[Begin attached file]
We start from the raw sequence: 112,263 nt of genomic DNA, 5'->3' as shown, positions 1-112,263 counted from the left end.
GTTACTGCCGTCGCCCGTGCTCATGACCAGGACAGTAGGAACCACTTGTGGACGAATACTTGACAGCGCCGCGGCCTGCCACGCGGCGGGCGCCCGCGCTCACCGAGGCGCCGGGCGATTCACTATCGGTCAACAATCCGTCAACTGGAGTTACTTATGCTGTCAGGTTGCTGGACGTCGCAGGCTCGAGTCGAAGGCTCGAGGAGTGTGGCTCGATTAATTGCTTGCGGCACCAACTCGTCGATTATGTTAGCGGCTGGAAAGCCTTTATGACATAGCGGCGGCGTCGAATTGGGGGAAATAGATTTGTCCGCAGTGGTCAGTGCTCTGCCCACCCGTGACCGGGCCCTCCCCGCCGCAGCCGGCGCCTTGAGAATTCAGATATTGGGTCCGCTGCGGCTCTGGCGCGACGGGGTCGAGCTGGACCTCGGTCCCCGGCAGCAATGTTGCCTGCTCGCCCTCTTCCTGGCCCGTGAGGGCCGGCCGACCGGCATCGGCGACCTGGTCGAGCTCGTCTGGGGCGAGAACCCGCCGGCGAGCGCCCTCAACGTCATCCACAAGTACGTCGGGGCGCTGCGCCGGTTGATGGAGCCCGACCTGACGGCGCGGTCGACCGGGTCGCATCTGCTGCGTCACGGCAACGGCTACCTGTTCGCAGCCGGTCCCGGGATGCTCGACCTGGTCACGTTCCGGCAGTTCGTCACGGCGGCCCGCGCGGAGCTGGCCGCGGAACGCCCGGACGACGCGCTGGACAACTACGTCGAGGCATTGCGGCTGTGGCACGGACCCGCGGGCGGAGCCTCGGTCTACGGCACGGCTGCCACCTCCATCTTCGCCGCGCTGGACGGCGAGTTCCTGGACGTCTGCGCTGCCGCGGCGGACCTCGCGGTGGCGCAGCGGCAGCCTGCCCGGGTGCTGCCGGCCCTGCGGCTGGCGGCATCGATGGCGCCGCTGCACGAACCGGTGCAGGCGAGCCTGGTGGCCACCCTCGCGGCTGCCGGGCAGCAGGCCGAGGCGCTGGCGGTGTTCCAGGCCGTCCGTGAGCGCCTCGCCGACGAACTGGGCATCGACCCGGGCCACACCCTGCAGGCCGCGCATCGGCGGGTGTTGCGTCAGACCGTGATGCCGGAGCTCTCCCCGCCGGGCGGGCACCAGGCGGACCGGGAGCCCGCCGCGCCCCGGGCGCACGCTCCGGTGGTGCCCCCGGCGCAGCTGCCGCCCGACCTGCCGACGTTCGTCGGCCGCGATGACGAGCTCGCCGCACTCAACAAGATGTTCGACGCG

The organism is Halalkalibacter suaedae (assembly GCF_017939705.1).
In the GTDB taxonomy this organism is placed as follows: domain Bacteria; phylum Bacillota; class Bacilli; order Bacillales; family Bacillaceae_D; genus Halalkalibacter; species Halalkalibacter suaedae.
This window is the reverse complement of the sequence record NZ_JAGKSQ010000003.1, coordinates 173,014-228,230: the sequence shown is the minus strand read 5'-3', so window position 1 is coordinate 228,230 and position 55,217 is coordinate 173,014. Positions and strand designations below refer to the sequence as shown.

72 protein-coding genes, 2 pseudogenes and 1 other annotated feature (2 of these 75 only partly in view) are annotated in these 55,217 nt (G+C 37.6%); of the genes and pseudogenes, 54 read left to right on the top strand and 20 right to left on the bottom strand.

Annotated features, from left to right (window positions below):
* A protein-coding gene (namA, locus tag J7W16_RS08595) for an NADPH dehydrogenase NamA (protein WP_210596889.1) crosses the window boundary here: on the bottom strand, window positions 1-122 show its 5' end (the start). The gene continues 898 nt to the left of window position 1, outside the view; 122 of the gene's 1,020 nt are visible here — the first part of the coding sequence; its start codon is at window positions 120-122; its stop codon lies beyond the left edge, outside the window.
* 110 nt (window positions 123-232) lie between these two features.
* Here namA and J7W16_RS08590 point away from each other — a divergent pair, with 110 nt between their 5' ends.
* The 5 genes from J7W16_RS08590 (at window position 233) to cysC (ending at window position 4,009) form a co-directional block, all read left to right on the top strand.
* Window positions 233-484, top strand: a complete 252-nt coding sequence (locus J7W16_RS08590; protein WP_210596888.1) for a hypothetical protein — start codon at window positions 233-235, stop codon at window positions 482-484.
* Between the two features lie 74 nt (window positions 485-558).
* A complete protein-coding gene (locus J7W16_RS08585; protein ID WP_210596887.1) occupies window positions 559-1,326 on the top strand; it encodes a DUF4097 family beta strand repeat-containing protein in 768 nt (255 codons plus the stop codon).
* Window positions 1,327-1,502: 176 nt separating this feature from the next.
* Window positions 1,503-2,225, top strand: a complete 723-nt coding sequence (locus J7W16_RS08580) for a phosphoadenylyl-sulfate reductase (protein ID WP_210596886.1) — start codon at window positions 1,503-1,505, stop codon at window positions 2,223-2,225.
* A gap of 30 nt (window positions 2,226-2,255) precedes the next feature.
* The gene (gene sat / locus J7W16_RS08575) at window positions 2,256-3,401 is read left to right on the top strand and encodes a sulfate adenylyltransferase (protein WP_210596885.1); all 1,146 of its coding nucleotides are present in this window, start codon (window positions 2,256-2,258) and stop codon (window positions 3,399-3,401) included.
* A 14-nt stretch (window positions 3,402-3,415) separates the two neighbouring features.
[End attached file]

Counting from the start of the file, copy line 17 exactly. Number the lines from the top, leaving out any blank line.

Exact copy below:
* A gap of 30 nt (window positions 2,226-2,255) precedes the next feature.